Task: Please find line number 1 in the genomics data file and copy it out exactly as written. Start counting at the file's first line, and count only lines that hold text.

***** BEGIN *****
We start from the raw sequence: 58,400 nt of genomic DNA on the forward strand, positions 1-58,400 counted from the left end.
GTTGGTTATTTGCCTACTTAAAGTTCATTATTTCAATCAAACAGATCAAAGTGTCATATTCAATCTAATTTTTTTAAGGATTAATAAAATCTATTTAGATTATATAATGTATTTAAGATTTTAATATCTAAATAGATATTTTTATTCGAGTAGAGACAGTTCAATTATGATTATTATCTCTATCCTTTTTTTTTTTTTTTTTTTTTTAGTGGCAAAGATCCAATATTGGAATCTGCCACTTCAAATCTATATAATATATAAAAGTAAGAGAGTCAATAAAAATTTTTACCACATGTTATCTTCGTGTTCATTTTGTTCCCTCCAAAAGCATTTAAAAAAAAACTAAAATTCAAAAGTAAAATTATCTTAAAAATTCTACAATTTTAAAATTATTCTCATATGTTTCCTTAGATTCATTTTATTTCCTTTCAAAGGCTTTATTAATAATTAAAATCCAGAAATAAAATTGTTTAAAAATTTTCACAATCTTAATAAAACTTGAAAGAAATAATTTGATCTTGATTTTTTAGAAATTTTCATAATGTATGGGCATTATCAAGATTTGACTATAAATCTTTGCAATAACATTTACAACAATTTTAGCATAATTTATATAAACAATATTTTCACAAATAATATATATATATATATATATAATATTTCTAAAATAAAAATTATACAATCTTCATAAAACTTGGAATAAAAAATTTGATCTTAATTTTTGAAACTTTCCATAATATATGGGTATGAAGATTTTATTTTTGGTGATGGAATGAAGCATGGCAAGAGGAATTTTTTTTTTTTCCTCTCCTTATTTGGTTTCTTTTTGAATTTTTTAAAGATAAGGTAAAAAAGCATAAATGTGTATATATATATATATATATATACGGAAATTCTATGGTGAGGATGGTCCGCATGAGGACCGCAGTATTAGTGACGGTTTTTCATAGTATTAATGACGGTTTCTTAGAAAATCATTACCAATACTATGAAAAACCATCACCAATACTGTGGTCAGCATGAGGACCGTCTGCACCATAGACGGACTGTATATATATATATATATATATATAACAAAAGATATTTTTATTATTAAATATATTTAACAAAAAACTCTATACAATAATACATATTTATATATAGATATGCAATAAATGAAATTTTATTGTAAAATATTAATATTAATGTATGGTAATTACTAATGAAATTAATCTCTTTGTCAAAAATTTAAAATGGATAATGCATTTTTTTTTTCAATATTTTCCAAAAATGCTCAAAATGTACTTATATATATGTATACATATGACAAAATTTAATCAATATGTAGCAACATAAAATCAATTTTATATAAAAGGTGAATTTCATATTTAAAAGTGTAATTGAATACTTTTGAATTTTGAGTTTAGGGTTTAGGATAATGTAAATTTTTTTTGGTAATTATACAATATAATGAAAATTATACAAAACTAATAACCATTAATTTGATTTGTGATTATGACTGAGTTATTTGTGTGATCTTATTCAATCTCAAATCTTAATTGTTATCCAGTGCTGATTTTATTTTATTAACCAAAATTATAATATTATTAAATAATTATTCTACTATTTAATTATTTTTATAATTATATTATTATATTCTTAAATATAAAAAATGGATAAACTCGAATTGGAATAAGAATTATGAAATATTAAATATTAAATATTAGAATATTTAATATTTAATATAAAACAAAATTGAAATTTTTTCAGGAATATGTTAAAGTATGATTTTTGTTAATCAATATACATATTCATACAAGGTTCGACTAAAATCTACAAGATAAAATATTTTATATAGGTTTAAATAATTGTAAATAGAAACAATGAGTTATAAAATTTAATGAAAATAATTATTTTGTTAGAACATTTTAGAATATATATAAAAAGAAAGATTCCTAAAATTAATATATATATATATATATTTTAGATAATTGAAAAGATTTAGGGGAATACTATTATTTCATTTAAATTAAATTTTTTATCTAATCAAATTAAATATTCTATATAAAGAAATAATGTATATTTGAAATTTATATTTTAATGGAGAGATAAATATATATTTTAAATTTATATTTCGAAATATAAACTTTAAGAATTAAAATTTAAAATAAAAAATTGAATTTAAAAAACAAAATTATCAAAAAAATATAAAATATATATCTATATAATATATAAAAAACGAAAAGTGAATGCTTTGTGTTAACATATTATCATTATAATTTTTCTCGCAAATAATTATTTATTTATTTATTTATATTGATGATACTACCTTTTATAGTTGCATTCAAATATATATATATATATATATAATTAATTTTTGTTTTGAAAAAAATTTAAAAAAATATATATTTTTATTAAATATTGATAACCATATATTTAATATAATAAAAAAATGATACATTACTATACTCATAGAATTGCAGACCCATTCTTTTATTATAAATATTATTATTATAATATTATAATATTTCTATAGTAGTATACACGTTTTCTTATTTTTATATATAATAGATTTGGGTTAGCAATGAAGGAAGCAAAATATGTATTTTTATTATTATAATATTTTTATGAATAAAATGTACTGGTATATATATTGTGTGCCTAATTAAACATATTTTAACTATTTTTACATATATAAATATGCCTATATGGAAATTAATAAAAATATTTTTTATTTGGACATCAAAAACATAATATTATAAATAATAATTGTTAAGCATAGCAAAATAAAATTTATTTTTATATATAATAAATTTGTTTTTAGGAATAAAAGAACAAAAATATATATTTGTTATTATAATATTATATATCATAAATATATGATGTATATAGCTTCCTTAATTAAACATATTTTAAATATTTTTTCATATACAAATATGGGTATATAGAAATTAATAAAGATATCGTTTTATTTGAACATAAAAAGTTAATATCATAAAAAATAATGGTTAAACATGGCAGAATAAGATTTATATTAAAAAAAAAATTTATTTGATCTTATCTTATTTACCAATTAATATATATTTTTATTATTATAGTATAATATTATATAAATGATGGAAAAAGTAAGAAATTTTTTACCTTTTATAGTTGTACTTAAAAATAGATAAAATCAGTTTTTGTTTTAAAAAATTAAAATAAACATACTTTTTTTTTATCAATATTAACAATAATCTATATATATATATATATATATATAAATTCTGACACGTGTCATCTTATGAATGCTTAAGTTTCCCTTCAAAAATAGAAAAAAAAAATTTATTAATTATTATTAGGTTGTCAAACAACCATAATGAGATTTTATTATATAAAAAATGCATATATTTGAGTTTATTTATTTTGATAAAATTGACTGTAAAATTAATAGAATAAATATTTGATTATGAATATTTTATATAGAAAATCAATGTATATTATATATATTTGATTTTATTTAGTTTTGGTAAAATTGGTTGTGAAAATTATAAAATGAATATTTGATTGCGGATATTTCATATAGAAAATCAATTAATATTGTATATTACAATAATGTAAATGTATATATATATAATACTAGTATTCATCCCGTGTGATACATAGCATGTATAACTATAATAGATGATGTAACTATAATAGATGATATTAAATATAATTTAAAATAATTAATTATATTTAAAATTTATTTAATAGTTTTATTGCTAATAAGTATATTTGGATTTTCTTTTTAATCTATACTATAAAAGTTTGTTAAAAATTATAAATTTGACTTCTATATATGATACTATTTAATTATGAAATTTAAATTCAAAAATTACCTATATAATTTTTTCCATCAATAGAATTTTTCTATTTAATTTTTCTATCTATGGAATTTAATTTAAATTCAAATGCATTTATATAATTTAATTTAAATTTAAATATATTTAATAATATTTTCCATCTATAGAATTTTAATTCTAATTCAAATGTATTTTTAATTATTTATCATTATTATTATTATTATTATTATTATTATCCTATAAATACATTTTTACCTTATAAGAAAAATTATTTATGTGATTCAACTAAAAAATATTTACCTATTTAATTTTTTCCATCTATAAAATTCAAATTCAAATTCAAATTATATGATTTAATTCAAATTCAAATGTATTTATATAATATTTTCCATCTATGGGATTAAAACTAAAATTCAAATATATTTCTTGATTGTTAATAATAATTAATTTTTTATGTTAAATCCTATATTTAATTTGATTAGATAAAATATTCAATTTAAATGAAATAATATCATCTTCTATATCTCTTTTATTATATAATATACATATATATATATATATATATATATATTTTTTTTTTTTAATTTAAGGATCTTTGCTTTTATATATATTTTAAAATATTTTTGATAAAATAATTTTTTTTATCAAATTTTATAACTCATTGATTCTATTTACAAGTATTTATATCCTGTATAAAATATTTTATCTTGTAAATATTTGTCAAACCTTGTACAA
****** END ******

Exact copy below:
We start from the raw sequence: 58,400 nt of genomic DNA on the forward strand, positions 1-58,400 counted from the left end.